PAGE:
TOULOUSE are the Manchester United of French rugby, and their coach, Guy Noves, has been in charge there almost as long as Alex Ferguson has been at Old Trafford.
Today’s match is his 125th European tie, and, like Sir Alex, he has guided his team to domestic and European titles.
It would be wrong to suggest that Edinburgh v Toulouse is the equivalent of Hearts v Man U – the gap between the two isn’t that large. Nevertheless, in terms of record and resources it is very wide indeed. Toulouse’s budget is almost eight times larger than Edinburgh’s. Today, Toulouse sit at the top of the French league; Edinburgh are second from the bottom of the Rabo 12.
Plain sailing then for the visitors? Not in the opinion of the sagacious M. Noves. He is wary. For one thing Toulouse were defeated in the only two Heineken quarter-finals they have played away from home, losing to Ulster and Cardiff. For another, in this year’s pool, they lost two away games, to Harlequins and Gloucester. Then there have been close Heineken games in Edinburgh before. Toulouse lost 16-23 in 2003, won 29-25 in 1997 and 20-13 in 2005. Guy Noves has considerable respect for Edinburgh; “against them,” he says, “you have to lift your head and be ready to re-arrange your defence.”
History or precedent means little. Perhaps that will be true of the respective league positions also. Edinburgh’s season has been weird, but only at first sight. The truth is that there is a huge disparity between Edinburgh at full strength and Edinburgh with ten or so players unavailable because they are in the Scotland squad.
If Toulouse, without their members of the French squad, played Edinburgh without their Scotland players, the match would be embarrassingly one-sided. With both teams as near full strength as injuries will allow, it may be a different story.
Furthermore Edinburgh’s internationalists have a good deal to prove. Scotland’s season had its moments, especially against France and, to a lesser extent, Wales, but it fizzled out ignominiously in Dublin and in Rome. This is an opportunity to redeem themselves. Of no one is this more true than Nick De Luca. His position in the Scotland team is under threat, partly because of his own mistakes, partly because there are younger centres now snapping at his heels. A good match today may salvage his international career. The last time Toulouse came to Edinburgh, he scored a lovely try, wrong-footing the great Yannick Jauzion. A repeat performance would be welcome.
Edinburgh at full strength are capable of scoring tries against anyone with their powerful and creative back-row and flying wingers, Lee Jones and Tim Visser. At half-back Mike Blair and Greig Laidlaw are at least the equals of their opposite numbers. With their international front row returned there is a good chance that Edinburgh will hold their own in the scrum, though of course that has now become such a lottery and so dependent on the referee’s interpretation that any prediction in this area of the game is futile.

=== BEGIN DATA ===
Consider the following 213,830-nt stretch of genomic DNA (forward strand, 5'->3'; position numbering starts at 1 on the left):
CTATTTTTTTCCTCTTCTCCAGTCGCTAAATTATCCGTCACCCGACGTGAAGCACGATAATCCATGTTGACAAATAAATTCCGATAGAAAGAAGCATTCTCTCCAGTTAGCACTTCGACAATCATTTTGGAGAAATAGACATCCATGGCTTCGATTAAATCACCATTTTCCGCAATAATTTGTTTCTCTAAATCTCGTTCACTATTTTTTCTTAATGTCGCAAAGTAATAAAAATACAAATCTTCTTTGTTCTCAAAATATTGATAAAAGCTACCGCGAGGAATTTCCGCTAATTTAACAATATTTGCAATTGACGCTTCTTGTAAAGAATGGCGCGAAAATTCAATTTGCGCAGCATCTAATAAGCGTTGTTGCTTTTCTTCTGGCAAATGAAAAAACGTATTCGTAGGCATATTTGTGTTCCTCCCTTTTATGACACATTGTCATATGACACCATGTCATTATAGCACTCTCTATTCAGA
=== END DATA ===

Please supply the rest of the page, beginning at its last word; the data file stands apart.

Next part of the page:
There are more worries about Edinburgh’s defence. Too often they leak tries, some of them soft. Toulouse are likely to score tries against anyone, but at least they must be made to work for them. Moreover, Edinburgh, like Scotland, have the habit of conceding a score immediately after scoring themselves. Why Scottish teams are so bad at dealing with restarts is a mystery.
Despite their running ability Toulouse are likely to kick a lot, especially with Lionel Beauxis starting at number 10. Edinburgh may hope he will, for he is a flakey player apt to crumble under pressure. But he does have a monstrous boot, and any kicking duel will probably end with territorial advantage to Toulouse. Edinburgh might be wiser to look to run the ball back rather than engaging in a round of aerial ping-pong.
This is perhaps the most important rugby match played in Scotland for years.
It is the first Heineken quarter-final to have been played here, and the size of the crowd is evidence of the enthusiasm generated. One has always held that professional rugby will be well established here only when our teams are winning and drawing good crowds. Victory for Edinburgh would give a huge boost to the Scottish game and would wipe out some of the bad memories left by this year’s 6 Nations.
Finally, and in the same context, Glasgow’s 31-3 victory over Cardiff last week was the most convincing performance yet from any Scottish pro team. It was both efficient and imaginative, and the achievement was all the more notable because the outstanding players in that game – Alex Dunbar, Chris Fusaro, Ryan Wilson and Rob Harley – are still uncapped. On this evidence all four are knocking hard on Andy Robinson’s door.
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Weather for Edinburgh
Thursday 20 June 2013
Temperature: 11 C to 19 C
Wind Speed: 7 mph
Wind direction: North
Temperature: 11 C to 18 C
Wind Speed: 13 mph
Wind direction: West